The leaders of the movement trembled upon seeing a tall,
gaunt black woman in a gray dress and white turban, surmounted with an uncouth sunbonnet, march deliberately into the church, walk with the air of a queen up the aisle, and take her seat upon the pulpit steps.
A buzz of
disapprobation was heard all over the house, and there fell on the listening ear, "An abolition affair!" "Woman's rights and niggers!" "I told you so!" "Go it, darkey!"
Again and again,
timorous and trembling ones came to me and said, with earnestness, "Don't let her speak, Mrs. Gage, it will ruin us. Every newspaper in the land will have our cause mixed up with abolition and niggers and we shall be utterly denounced."
There were very few women in those days who dared to "speak in meeting" and the august teachers of the people were seemingly getting the best of us, while the boys in the galleries, and the sneerers among the pews, were hugely enjoying the
discomfiture, as they supposed of the "strong-minded"
She moved slowly and
solemnly to the front, laid her old bonnet at her feet, and turned her great speaking eyes to me.
tumult subsided at once, and every eye was fixed on this almost Amazon form, which stood nearly six feet high, head erect, and eyes piercing the upper air like one in a dream.
At her first word there was a
She spoke in deep tones, which, though not loud, reached every ear in the house, and away through the
throng at the doors and windows.
Wall, chilern, whar dar is so much racket dar must be somethin' out o'
kilter. I tink dat 'twixt de nigger of de Souf and de womin at de Norf, all talkin' 'bout rights, de white men will be in a fix pretty soon.
What's dat got to do wid womin's rights or nigger's rights? If my cup won't hold but a pint, and yourn holds a quart, wouldn't ye be mean not to let me have my little half-measure full?" And she pointed her significant finger, and sent a
keen glance at the minister who had made the argument.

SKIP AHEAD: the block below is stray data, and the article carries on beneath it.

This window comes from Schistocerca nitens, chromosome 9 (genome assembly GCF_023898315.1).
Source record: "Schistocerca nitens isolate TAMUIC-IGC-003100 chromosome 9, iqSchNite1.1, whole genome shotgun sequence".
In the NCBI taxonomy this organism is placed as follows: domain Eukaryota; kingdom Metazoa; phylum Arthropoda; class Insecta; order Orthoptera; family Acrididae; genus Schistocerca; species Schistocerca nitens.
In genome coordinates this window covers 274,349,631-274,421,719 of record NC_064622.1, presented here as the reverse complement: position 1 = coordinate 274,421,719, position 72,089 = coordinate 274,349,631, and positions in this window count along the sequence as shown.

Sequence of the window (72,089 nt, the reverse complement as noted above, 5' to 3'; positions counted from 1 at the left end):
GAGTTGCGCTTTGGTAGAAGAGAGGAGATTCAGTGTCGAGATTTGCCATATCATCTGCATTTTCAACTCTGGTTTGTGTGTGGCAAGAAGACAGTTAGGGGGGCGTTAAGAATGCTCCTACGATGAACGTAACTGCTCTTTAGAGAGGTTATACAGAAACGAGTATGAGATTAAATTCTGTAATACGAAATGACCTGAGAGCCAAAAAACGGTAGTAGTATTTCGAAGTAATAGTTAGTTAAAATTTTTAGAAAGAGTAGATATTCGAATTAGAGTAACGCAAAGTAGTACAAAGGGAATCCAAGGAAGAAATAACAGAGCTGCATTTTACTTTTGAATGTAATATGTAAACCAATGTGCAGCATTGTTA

Raising her voice still louder, she repeated, "Whar did your Christ come from? From God and a woman! Man had nothin' to do wid Him." Oh, what a
rebuke that was to the little man.
Turning again to another objector, she took up the defense of Mother Eve, I cannot follow her through it all. It was pointed and witty, and solemn;
eliciting at almost every sentence deafening applause
...and she ended by
asserting, "If de fust woman God ever made was strong enough to turn de world upside down all alone, dese women togedder [and she glanced her eye over the platform] ought to be able to turn it back, and get it right side up again!
"Bleeged to ye for hearin' on me, and now ole Sojourner han't got nothin' more to say."
Amid roars of applause, she returned to her corner, leaving more than one of us with streaming eyes, and hearts beating with
She had taken us up in her strong arms and carried us safely over the
slough of difficulty, turning the whole tide in our favor.
I have never in my life seen anything like the magical influence that
subdued the mobbish spirit of the day.
...and turned the
sneers and jeers of an excited crowd into notes of respect and admiration.
Hundreds rushed up to shake hands with her, and congratulate the
glorious old mother
...and bid her God-speed on her mission of "testifyin' agin concerning the wickedness of this 'ere people."